a couple of weeks ago

Russian history through indirection in “A Gentleman in Moscow”

When historians look back at the twentieth century, they invariably designate the Russian Revolution of 1917-20 as one of the seminal events of the period. And it’s hard to dispute that judgment. Arguably, the Bolshevik takeover in Russia set in motion other world-shaking episodes, including the Nazi defeat in World War II, the arms race […]

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last month

Ken Follett sets up the Kingsbridge Trilogy in a prequel

For decades Welsh novelist Ken Follett was best known for his bestselling thrillers, beginning with Eye of the Needle (1978), which established his reputation as a master of the craft. A decade later he indulged his longstanding passion for the architecture of classic European cathedrals when he published Pillars of the Earth (1989), the inaugural […]

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a few months ago

Unforgettable characters in this delightful new novel

Why did Sportcoat, a deacon in the Five Ends Baptist Church, shoot Deems Clemens in broad daylight, right in front of his crew and the church ladies? Where does all that white-people’s cheese come from like clockwork every year for Hot Sausage to deal it out to all the folks of the Causeway Housing Projects? […]

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a few months ago

Hillary Mantel won the Booker Prize for this sprawling historical novel

Five hundred years ago England was taking its first, tentative steps into modernity. At a time of religious and political conflict, the middle class was growing, literacy spreading, and the country’s government was staggering toward parliamentary democracy as the king came to depend more and more on tax revenues that only Parliament could levy. In […]

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a few months ago

The classic African novel about colonization

It’s difficult to understand the world’s colonial past without reading this classic African novel. In barely more than 200 pages, this moving tale dramatizes the disruption Europeans inflicted on the people of the Global South during the five-century era of colonization (the 16th through the 20th centuries). Chinua Achebe‘s (1930-2013) masterpiece, Things Fall Apart, is […]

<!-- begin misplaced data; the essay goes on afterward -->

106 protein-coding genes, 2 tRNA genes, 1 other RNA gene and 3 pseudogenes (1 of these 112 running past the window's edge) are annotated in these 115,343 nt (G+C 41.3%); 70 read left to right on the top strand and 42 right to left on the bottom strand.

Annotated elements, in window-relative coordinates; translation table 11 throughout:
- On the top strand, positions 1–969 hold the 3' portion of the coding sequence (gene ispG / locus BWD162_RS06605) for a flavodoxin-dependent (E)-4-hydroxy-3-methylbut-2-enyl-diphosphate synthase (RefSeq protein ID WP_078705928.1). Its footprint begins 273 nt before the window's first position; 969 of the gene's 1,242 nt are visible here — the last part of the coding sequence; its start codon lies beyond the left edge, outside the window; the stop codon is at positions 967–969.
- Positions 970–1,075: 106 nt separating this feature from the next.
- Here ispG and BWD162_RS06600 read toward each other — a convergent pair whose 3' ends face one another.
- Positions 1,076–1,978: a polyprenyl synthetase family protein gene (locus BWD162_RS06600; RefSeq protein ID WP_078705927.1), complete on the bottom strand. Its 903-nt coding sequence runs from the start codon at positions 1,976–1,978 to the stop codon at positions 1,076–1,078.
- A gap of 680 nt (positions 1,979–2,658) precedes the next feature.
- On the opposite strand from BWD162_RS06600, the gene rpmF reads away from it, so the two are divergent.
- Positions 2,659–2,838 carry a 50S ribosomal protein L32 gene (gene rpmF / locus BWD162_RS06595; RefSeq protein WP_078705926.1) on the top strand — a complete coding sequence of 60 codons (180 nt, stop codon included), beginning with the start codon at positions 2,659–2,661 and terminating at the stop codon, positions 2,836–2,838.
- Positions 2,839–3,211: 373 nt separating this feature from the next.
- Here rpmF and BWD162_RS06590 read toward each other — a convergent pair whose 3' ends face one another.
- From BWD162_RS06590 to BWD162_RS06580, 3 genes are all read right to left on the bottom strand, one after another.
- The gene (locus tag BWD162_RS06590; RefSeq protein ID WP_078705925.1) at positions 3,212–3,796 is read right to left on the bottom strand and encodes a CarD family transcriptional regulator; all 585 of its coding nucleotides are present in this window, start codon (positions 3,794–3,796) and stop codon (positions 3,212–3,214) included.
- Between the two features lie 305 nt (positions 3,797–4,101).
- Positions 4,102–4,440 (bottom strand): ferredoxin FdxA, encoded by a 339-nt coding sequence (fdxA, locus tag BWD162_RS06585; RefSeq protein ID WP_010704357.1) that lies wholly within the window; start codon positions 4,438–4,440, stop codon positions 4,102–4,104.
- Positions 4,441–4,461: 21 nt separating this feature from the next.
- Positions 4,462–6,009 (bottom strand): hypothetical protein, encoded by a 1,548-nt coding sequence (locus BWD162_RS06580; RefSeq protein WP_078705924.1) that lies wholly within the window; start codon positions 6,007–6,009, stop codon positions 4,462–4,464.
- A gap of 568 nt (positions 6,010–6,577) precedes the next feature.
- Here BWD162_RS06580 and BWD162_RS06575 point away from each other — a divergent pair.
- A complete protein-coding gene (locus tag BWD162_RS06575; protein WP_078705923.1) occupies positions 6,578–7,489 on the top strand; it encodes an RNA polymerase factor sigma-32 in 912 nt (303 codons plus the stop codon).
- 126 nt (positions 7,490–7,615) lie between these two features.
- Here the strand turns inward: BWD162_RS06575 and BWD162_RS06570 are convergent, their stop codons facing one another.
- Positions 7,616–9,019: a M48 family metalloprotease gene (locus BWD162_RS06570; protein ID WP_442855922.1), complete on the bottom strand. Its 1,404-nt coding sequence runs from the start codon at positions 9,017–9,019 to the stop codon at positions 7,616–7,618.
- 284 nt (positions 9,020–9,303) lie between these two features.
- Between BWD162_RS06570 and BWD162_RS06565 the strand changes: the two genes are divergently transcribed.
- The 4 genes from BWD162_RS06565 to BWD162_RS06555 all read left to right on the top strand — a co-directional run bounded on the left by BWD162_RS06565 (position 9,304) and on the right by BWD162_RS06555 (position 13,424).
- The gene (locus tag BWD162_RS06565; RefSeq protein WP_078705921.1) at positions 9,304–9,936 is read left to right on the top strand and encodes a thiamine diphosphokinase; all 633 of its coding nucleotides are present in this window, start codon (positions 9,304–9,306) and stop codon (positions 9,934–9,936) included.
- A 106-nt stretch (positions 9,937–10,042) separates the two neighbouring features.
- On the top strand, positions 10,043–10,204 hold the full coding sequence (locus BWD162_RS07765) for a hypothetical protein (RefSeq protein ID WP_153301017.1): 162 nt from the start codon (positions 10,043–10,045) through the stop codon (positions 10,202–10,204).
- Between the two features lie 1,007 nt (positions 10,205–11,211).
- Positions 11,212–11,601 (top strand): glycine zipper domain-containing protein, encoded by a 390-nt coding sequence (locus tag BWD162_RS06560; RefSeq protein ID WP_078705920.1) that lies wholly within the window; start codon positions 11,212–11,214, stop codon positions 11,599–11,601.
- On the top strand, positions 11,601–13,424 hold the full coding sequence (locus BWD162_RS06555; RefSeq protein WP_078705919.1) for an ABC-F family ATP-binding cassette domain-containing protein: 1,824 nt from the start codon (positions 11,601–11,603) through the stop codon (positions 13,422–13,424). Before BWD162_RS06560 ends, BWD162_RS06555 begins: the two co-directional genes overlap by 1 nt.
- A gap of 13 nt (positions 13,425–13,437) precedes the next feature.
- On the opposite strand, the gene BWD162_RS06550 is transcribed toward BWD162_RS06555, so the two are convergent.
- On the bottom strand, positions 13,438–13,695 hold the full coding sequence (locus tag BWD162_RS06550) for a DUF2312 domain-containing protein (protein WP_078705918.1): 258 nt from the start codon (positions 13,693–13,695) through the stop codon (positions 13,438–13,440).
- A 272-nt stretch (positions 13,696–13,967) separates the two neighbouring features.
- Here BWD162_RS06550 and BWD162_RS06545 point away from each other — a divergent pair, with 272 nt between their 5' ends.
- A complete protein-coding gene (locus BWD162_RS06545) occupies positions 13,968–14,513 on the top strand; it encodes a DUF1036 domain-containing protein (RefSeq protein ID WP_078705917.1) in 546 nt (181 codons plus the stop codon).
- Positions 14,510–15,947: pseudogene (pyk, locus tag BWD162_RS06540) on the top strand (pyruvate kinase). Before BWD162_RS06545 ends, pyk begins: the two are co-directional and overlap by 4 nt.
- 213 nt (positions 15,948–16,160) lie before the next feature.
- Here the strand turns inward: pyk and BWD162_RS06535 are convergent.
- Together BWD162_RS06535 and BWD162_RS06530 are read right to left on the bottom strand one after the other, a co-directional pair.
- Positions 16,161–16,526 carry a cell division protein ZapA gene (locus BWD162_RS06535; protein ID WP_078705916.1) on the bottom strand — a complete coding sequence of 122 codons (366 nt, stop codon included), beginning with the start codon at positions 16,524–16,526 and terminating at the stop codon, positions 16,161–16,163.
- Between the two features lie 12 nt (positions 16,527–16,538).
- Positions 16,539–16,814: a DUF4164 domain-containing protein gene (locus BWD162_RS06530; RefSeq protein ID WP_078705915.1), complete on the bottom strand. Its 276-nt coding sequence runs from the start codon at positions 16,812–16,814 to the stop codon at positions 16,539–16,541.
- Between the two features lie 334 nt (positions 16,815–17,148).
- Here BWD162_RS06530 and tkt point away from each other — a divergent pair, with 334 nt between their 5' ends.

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6 months ago

This Pulitzer winner falls flat

If you enjoy reading fantasy, you may appreciate Martin Dressler. Its Pulitzer Prize notwithstanding, I don’t, and I didn’t. This is a peculiar sort of historical novel, set in a time and place shorn of history. It’s a story anchored on an unfamiliar plane of existence, as though set in Gilded Age New York in […]

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7 months ago

Dramatizing anti-Nazi resistance in Germany during World War II

In June 1942 a group of students at the University of Munich led by brother and sister Hans and Sophie Scholl formed the nonviolent White Rose resistance to Nazi terror. Theirs is the best-known of many anti-Nazi resistance groups that sprung up in Germany during the war. However, their heroic effort ended just eight months […]

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7 months ago

A novelist’s sympathetic portrait of George W. Bush

George W. Bush served in the Oval Office from 2001 to 2009. His two terms in office encompassed 9/11, the invasions of Afghanistan and Iraq, Hurricane Katrina, and the global financial collapse that set off the Great Recession—surely, the most consequential sequence of events in any eight years in all of American history to that […]

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8 months ago

Rampant political corruption in 18th century England

At a time when Americans have grown increasingly concerned about corruption in our political system, it’s useful to review the origins of electoral democracy in England. After all, our own representative democracy honored the same historical roots as the British parliamentary system. And the novelist David Liss opens a window on the sorry state of […]

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